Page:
How the Barber-Surgeon Became a Woman; Gender Coding and Conflict 1700-1900

Maria Sjöberg, University of Gothenburg

In 1752 the Seraphimer lasaret was opened and it is considered Sweden's first modern hospital. One of the main figures behind the launch of the lasaret was the regiment barber surgeon Olof Acrel, later a medical doctor, and the surgeon-in-chief of the lasaret. At the same time, several lasarets were established in the Swedish kingdom and in 1776 Olof Acrel became the chief executive of all of them. Through him, a possible upward social mobility is confirmed, but also the importance of the military force for civilian healthcare that gradually took shape. The barber-surgery, whose origins and belongings was in the 17th-century wars, was changing. On one hand, it was about to be competed by medical doctors and, on the other hand, it was about to become a prestigious specialization in medicine science: surgery. Olof Acrel is treat as the father of Swedish surgery and his most famous publications treat surgery areas, for instance the cure of wounds (shot injuries) and the eye disease cataract. In the 1700s, there was a lesser-known struggle on competences, between on one hand, barber-surgeons and medicine doctors, and on the other, midwives. Olof Acrel's contribution to this conflict was an outline of the mother's injuries in mother's womb, where the inheritance of the mother was considered particularly risky, and several of his colleagues in barber-surgery were diligent in obstetrics, as well. The midwives were, however, persistent. When the business regulations were released in the 1860s, the barber-surgery was limited to simpler surgery and then it also opened for women. Sweden's first female barber-surgeon was Johanna Hedén, who was also a midwife. How this changed gender coding went on in practice and under what circumstances the female barber-surgeons worked, is still an open question, and is examined in more detail in my paper.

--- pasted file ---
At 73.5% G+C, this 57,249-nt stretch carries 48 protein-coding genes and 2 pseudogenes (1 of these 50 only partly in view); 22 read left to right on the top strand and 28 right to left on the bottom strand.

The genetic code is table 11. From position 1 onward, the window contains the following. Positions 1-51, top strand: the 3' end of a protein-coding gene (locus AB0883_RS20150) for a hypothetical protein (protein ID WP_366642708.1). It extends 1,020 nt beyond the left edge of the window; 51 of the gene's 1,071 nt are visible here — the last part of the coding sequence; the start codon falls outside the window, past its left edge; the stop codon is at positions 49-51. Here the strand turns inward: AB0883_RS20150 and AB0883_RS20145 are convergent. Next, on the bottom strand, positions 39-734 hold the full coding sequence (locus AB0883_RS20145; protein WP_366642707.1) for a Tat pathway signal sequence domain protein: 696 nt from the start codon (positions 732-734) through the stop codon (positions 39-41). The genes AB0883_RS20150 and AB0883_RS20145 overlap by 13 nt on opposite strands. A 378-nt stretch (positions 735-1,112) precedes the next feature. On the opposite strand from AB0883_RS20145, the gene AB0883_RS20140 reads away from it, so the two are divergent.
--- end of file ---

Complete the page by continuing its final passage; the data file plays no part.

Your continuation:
No extended abstract or paper available

 Presented in Session 140. Health through Different Lenses